I'm not sure exactly what I'm saying here, except that I'm very glad I've got only a passing familiarity with most of this stuff. And thanks for chipping in on this, it'd be very easy to get away with the more 'romantic' and exotic angle here. A reality check is no bad thing.

    2. Smoked Hawaiian bud daily for years snorted coke a bit crazy..spent about 80 thousand in a year. Got kinda sucked into crack but I thought my heart would I stopped. Meth, the real stuff not the stuff made in the U.S. and places that regulate the original ingredients ..the 3 rolling hits and your up for 3 days no doubt and the hair on the back of your neck is at attention the whole time....

      I have some horrific tales, some really really "bad" stuff and it's all related to Meth.

      It is on a whole different level. Nothing compares.

      The gateway drug crap is crap. Booze will cause you to snort your first line of coke or crack or meth more than weed ever would or did.

      It's bullshit.

    3. "got a bit crazy..spent about 80 thousand in a year."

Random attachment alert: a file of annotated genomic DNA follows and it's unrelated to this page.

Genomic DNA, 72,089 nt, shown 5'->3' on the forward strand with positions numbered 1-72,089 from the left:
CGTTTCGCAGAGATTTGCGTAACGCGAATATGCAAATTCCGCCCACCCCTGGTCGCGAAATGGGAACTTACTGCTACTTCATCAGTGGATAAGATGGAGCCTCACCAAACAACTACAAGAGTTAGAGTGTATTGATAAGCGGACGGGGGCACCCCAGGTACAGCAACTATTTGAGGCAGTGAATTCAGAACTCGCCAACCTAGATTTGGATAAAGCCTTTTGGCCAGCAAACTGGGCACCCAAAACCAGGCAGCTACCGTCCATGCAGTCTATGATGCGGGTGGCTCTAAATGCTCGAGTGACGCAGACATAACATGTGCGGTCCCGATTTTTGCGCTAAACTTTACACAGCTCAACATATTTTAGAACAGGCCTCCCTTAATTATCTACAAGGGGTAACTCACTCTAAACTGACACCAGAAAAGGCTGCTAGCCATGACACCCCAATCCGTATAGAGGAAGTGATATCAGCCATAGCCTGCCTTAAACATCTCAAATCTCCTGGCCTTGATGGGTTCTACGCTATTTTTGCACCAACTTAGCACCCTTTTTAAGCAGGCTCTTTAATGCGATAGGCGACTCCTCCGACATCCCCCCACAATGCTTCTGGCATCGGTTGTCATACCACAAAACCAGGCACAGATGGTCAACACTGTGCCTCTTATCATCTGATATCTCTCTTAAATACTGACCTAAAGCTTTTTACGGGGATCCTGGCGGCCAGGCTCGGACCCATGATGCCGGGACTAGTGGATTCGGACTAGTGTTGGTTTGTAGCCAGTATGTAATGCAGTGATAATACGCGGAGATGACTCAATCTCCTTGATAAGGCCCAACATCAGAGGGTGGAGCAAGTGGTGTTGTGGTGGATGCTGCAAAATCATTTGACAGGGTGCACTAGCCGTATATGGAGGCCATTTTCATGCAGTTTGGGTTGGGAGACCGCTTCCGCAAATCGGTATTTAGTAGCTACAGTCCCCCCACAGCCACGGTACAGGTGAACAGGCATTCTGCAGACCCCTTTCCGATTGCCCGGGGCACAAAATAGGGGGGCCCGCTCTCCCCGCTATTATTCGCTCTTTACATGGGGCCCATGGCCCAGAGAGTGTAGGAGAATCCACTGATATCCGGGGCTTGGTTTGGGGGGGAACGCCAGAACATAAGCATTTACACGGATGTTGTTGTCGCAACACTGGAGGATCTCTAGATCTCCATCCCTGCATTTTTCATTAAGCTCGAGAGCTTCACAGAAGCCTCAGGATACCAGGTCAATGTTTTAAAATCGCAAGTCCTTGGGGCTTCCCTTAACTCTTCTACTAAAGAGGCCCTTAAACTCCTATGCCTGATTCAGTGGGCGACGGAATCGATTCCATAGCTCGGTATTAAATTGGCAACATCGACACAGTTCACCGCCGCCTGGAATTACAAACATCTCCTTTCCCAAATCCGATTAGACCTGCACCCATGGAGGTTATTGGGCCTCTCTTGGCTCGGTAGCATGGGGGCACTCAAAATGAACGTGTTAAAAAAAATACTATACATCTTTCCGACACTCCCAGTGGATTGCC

I think that's a pretty workable definition of 'getting a bit crazy.' I assume we're talking dollars and not yen.

      "The gateway drug crap is crap."

      Nicely put. Again, I've got no experience with stuff at that level but always figured it was more about personality and opportunity; if you've got an addictive streak and (relatively) easy access then winegums could start you off.

      All joking aside though, good job getting back on track. That's impressive right there.

    4. Yeah, $ not yen.

      When folks are dying and getting mandatory federal sentences that'll make em' eligible for senior citizen discounts when they next see the light of makes the choice easy.

      I quit drinking booze 4 years ago too. When something runs it's course and becomes a clear impediment to me being my best it's time to hit the "off" switch. Very easy actually. I talked about the Meth specifically because it's like seeing Medusa's ain't coming back from that. I don't know anyone besides myself who did and survived to thrive.

      Japan has junkies too. Stimulants usually injected. They scratch themselves on the forearms a lot and look everyone directly in the eyes and they should be avoided. They act like rogue Hyenas.


    5. "Japan has junkies too."

      Brainwashed as I had been, it took me so long to realise that's why they're that. "They look like they're on something. But Japan's such a safe, neat country. Can't be."

      No drugs, no crime, no littering, and no homosexuals. So I've been told. Genuinely.